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View Full Version : What would you spend on upgrading wood in a custom build?



hammer40
09-10-2013, 06:24 AM
For those who have had custom ukes built, what have you spent on upgrading your wood selections? Did you spring for more curl or flame, or maybe something more exotic? It seems like it would be like being a "kid in the candy store," and I bet it can add up fast.

molokinirum
09-10-2013, 06:26 AM
Don't have a custom uke but.....my big #1 upgrade would be some amazing curly Koa!!

molokinirum
09-10-2013, 06:27 AM
To OP:
Great thread...maybe add a poll as well!!! :cool:

Dan Uke
09-10-2013, 06:59 AM
Depends on who the builder is. I would spend more on bindings for fretboard if that is not standard.

Ukejenny
09-10-2013, 07:04 AM
I'm saving up for a custom build and am pretty sure I have the luthier and the general kind of ukulele I want. I want to go with mahogany and I'd like a beautiful flamed mahogany with some contrasting wood binding.

dkcrown
09-10-2013, 08:21 AM
Good question. I have had three true customs built where I dictated what the specs of the uke would be. I had different wood upgrades on all of them. Most recently I paid for a sound board upgrade from Sitka to European Spruce. On a custom Boat Paddle, I opted for an upgrade on the wood for the back and sides.(Narra). And for my Moore Bettah, I paid for 5A curly Koa on the top, back, and sides.

Newportlocal
09-10-2013, 09:20 AM
The hardest thing about my first custom was realizing how many different options there are on a uke and researching them. Why would you get a custom, and not pay to get what you want. When you have the custom in your hands you won't be sitting around thinking about the price. If I have to wait for Christmas bonuses or tax returns for a year or two that is fine. Many options add increased cost. Wood choices,bound fretboard,cut away,pick up,side sound port,slotted headstock,,size of the uke,inlay,better tuners,etc.,etc. Get the ukulele you dream of. You don't want to later regret not getting something done on it.

Dan Uke
09-10-2013, 09:36 AM
The hardest thing about my first custom was realizing how many different options there are on a uke and researching them. Why would you get a custom, and not pay to get what you want. When you have the custom in your hands you won't be sitting around thinking about the price. If I have to wait for Christmas bonuses or tax returns for a year or two that is fine. Many options add increased cost. Wood choices,bound fretboard,cut away,pick up,side sound port,slotted headstock,,size of the uke,inlay,better tuners,etc.,etc. Get the ukulele you dream of. You don't want to later regret not getting something done on it.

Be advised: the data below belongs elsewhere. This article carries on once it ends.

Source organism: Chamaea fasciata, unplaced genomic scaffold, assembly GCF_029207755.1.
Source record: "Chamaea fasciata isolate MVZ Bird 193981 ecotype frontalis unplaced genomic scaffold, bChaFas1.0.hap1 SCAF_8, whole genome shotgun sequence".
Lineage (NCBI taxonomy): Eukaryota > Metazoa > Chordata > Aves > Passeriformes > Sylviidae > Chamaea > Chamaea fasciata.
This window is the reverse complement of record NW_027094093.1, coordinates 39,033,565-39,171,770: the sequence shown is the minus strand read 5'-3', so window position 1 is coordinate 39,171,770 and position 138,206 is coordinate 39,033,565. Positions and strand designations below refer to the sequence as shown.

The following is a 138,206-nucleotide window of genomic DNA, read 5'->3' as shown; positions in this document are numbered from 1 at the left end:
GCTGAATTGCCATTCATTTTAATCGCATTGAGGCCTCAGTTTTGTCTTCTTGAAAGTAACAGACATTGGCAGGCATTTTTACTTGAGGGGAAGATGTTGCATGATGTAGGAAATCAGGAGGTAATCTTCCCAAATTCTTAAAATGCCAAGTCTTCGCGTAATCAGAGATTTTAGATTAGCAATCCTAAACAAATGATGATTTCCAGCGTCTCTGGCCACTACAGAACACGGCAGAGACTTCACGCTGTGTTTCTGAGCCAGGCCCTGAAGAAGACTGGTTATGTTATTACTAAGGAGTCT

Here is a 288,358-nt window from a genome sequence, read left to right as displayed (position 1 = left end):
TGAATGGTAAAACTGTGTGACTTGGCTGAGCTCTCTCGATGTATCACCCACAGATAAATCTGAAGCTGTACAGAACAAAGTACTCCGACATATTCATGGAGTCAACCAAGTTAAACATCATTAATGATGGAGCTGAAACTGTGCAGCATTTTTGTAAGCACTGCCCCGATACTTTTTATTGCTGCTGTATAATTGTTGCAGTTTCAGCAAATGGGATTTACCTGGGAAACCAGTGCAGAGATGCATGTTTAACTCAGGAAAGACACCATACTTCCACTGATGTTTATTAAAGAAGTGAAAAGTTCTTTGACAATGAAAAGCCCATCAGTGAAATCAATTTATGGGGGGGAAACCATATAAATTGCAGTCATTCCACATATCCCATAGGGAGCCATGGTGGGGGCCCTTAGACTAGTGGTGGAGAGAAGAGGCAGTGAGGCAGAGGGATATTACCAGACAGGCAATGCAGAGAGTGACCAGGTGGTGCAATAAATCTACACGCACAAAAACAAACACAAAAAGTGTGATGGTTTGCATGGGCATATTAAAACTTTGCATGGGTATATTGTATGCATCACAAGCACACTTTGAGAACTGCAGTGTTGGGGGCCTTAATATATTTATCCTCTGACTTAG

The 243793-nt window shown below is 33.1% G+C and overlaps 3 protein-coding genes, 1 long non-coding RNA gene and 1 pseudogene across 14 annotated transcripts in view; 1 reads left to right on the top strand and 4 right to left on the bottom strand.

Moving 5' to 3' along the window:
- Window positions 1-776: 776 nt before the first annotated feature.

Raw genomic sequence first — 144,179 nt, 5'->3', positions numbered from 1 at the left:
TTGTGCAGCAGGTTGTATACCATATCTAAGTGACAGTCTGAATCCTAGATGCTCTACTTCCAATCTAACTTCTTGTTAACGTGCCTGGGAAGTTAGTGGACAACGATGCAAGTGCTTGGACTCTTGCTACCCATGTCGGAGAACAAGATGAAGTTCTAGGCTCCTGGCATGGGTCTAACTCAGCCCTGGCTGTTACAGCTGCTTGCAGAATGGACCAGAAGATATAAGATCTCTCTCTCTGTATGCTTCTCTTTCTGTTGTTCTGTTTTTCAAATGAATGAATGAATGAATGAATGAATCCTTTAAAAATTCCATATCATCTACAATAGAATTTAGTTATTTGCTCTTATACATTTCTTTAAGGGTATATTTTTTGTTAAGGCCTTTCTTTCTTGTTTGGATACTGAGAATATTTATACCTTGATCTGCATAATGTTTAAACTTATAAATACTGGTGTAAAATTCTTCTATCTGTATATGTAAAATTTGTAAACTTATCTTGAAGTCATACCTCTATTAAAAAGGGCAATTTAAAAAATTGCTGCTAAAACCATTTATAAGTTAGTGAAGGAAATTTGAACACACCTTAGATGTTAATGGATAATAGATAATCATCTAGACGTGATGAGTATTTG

Good point Richard...the only problem is that UAS kicks in and we get more than one custom. Price does come into play when you sell it as sometimes the dream of a custom is actually better than the uke.

equina
09-10-2013, 09:48 AM
I upgraded my soundboard to Red Spruce and B/S to Macassar Ebony. I upgraded the woods to get the tone I want, not the looks. That said, I do like the natural look of both woods even in their plain straight-grained form.

If I were to get another custom, I would opt for only straight-grained wood for the soundboard as I understand that it is easiest to work with and is less prone to problems. Even if the luthier is highly skilled, I would prefer him to do a straightforward job than to take my chances.

Newportlocal
09-10-2013, 09:57 AM
Good point Richard...the only problem is that UAS kicks in and we get more than one custom. Price does come into play when you sell it as sometimes the dream of a custom is actually better than the uke.

Hey Daniel, I know where you are coming from. Some people buy them to try out and eventually sell towards others. I am only buying two customs, and I expect my next one to be my last. I am quite sure mine will be permanent. What are you saying Daniel. Are you offering me your Moore Bettah. I certainly enjoyed playing it. As your friend I would make the sacrifice for your happiness. Lol:D

Newportlocal
09-10-2013, 10:18 AM
I upgraded my soundboard to Red Spruce and B/S to Macassar Ebony. I upgraded the woods to get the tone I want, not the looks. That said, I do like the natural look of both woods even in their plain straight-grained form.